Continuing in London during the long vacation, Mr. Guppy and Richard Carstone work alone in the offies at Kenge and Carboy's. As Guppy is very suspicious of anyone who enters into the employ of his firm, he instantly dislikes and surveils Richard. But Richard only spends his time on Jarndyce & Jarndyce, and since Guppy knows that is a fruitless pursuit, he is somewhat comforted.
Bart Smallweed is introduced, a 15 year old boy about the law offices, who very much wishes to be a clerk like Mr. Guppy. Guppy is somewhat indulgent of his small, strange admirer. Mr. Jobling, an unemployed law writer, is entertained by Guppy, with Bart, at a restaurant, where they discuss Jobling's lodging prospects, and Bart shows stupendous alacrity at adding up sums of money.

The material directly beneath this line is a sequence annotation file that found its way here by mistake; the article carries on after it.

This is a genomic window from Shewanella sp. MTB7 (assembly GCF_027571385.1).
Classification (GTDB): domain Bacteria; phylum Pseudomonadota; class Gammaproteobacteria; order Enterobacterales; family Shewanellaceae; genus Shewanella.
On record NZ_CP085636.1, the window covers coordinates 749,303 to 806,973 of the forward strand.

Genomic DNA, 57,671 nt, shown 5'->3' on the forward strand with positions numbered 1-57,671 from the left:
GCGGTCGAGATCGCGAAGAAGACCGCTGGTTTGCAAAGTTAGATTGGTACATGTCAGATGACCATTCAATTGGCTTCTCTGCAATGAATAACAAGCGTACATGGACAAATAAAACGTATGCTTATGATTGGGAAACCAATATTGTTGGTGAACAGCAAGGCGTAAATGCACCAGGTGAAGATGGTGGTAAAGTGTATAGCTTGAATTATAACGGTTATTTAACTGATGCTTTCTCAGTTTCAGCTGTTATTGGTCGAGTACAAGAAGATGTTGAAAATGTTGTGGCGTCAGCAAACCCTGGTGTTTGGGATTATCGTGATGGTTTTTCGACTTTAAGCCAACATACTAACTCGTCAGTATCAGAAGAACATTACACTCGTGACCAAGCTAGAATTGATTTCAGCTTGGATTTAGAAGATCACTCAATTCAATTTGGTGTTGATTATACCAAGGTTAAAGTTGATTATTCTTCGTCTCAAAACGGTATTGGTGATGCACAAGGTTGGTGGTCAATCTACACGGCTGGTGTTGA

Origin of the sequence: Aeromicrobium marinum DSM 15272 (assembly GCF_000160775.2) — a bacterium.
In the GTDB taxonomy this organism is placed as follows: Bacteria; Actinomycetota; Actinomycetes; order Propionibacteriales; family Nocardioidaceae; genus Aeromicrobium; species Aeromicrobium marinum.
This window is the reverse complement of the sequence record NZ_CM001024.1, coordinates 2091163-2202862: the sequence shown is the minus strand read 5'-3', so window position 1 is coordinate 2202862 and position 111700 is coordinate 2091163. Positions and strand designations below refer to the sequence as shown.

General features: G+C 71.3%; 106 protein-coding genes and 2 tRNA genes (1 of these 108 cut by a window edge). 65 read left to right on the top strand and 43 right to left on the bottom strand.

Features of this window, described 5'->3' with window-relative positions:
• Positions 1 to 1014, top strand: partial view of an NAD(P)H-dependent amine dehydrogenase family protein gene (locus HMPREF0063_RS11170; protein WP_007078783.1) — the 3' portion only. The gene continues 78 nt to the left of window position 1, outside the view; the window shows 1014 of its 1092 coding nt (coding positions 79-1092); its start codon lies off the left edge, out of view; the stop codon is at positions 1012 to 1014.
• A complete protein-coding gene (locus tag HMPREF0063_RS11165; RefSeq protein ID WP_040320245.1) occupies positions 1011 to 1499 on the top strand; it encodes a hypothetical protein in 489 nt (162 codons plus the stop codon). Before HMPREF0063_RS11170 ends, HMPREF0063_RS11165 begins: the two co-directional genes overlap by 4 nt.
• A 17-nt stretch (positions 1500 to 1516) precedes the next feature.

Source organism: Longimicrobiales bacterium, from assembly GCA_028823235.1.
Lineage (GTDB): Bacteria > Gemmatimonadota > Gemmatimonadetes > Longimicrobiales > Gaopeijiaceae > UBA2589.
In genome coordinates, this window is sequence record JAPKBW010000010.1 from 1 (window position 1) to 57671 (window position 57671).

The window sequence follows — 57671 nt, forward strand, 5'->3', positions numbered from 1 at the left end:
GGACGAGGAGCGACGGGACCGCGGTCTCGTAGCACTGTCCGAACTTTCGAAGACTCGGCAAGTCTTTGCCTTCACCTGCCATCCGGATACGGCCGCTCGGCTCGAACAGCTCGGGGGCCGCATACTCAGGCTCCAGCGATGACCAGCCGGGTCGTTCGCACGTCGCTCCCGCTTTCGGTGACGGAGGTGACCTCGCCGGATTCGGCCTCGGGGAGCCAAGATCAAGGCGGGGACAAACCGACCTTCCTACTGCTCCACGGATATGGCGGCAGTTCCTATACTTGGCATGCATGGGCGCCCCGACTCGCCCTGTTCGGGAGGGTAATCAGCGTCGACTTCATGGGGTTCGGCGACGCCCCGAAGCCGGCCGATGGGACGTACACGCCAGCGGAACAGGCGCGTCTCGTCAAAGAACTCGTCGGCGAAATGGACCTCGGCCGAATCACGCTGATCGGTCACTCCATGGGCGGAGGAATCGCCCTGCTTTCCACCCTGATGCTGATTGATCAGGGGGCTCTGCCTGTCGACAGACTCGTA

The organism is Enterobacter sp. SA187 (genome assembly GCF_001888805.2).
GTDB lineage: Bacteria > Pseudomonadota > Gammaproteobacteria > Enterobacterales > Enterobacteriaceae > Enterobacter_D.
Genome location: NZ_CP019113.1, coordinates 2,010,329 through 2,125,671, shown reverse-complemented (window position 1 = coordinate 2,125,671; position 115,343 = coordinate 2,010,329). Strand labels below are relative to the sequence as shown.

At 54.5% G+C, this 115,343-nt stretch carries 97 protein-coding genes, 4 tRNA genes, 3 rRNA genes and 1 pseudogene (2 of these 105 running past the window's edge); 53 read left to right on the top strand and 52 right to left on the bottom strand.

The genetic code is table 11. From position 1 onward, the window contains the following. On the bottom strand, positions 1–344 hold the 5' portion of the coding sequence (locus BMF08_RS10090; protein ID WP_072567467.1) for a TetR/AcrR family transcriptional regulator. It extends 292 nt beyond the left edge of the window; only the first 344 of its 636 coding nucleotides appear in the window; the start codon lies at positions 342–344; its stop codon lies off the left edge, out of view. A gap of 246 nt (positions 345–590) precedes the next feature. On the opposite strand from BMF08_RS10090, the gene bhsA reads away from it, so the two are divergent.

The party goes to Krook's where the old man is placated with liquor, and the room that Nemo formerly occupied is examined and found acceptable. Krook has cleaned it and put some furniture in it. The fact that Jobling (also called Tony, and Mr. Weevle for some reason by Guppy to Krook) is connected with Kenge and Carboy's through Guppy and the Jarndyce case is enough to recommend him as a lodger.
Chapter 21 takes place in the Smallweed household in an "ill-favoured" part of London. The family consists of Grandfather Smallweed, a paralytic usurer, Grandmother Smallweed, somewhat of an imbecile, and the twins Bart and Judy, their grandchildren. The entire famiy is grasping, greedy, untutored in any of the finer arts, violent and vulgar.